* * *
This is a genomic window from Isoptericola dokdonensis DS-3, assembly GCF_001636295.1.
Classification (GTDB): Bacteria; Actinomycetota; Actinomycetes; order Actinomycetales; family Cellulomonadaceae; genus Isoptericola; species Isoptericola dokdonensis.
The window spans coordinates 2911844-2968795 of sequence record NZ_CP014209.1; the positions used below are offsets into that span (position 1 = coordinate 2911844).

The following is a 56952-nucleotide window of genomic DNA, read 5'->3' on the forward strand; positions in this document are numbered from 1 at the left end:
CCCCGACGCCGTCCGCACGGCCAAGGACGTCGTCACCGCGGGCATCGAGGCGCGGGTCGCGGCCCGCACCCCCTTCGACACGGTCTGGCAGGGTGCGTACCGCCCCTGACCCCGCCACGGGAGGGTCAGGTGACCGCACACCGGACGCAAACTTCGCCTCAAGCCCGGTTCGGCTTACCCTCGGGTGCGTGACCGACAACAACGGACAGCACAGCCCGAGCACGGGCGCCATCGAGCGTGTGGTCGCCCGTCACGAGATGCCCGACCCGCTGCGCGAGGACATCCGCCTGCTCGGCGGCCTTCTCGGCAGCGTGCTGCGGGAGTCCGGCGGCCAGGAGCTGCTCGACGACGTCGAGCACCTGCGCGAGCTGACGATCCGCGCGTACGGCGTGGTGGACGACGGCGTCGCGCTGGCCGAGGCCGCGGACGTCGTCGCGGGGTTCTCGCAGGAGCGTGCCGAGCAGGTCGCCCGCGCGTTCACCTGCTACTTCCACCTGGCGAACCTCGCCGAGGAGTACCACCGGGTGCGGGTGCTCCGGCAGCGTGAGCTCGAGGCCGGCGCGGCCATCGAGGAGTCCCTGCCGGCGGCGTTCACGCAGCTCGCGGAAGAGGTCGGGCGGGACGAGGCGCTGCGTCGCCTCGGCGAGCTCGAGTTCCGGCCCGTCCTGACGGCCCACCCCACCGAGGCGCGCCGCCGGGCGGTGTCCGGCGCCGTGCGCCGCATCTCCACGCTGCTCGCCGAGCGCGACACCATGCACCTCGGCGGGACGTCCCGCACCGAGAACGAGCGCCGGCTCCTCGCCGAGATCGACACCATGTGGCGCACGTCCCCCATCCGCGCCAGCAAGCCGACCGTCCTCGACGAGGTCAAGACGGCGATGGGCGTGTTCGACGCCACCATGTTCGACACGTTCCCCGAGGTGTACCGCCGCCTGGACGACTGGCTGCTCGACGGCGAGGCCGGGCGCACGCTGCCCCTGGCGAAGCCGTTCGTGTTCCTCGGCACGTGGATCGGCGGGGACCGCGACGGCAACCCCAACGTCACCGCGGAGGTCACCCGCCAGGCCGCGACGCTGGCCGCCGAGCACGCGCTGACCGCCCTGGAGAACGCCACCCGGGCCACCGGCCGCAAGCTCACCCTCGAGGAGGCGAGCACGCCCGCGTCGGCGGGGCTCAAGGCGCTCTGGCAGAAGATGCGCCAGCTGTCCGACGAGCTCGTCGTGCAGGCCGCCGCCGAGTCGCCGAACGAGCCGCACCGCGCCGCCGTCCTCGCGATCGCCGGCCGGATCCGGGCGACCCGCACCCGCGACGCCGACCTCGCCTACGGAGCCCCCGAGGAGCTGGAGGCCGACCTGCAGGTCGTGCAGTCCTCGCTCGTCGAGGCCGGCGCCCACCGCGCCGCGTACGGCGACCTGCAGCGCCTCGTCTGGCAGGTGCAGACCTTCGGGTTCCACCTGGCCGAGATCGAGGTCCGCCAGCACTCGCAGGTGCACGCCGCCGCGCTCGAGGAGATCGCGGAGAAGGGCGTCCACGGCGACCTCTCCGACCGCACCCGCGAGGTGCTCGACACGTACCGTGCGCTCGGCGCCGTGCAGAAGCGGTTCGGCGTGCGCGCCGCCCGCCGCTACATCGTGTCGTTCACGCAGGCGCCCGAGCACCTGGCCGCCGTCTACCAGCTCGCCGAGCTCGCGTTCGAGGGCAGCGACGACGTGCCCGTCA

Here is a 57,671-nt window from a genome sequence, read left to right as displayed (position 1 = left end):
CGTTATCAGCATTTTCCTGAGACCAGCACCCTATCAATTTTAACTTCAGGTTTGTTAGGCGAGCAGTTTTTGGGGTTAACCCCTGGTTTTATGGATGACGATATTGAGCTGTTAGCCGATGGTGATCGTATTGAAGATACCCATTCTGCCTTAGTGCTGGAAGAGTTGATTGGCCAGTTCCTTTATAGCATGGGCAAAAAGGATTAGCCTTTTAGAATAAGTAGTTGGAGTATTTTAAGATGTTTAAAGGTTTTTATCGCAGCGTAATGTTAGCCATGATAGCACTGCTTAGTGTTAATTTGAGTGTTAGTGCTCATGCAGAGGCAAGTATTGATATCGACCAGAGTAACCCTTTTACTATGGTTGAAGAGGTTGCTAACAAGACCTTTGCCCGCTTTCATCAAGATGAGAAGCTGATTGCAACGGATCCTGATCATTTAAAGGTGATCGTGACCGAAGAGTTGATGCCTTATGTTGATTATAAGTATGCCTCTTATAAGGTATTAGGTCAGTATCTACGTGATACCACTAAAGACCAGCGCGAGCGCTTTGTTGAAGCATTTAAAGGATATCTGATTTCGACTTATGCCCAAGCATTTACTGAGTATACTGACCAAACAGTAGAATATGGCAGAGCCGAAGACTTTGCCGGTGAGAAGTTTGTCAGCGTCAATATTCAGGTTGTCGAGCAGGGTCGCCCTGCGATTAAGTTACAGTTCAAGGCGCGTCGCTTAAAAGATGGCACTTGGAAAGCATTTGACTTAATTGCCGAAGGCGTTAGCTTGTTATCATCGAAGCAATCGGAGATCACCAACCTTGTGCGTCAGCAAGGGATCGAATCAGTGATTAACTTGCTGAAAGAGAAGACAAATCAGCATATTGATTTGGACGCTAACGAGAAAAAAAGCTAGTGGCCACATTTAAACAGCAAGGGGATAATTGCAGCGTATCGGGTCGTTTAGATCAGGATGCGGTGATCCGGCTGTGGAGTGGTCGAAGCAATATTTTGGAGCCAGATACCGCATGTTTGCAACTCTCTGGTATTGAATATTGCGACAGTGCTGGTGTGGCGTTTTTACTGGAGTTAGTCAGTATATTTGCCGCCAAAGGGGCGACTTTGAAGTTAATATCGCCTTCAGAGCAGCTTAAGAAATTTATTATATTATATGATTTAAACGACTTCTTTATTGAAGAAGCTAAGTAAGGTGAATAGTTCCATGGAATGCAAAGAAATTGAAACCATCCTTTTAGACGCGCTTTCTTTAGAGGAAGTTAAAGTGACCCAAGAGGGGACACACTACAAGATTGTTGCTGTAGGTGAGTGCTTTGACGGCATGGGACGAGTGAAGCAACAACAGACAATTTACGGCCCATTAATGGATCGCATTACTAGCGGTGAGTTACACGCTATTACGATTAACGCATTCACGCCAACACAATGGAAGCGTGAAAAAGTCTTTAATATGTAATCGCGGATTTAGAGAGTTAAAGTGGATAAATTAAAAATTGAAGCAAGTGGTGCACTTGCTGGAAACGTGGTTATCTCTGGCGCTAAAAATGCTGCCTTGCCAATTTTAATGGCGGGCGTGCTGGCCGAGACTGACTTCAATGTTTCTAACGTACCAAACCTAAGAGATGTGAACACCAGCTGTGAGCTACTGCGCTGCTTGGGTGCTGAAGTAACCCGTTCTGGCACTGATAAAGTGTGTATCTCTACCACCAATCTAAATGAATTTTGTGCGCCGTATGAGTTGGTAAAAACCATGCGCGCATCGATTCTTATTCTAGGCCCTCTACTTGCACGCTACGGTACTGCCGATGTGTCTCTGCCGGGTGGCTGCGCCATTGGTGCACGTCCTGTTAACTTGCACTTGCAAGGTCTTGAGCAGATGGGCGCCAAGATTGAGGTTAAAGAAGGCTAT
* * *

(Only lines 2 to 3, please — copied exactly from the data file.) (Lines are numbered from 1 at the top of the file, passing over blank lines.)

Classification (GTDB): Bacteria; Actinomycetota; Actinomycetes; order Actinomycetales; family Cellulomonadaceae; genus Isoptericola; species Isoptericola dokdonensis.
The window spans coordinates 2911844-2968795 of sequence record NZ_CP014209.1; the positions used below are offsets into that span (position 1 = coordinate 2911844).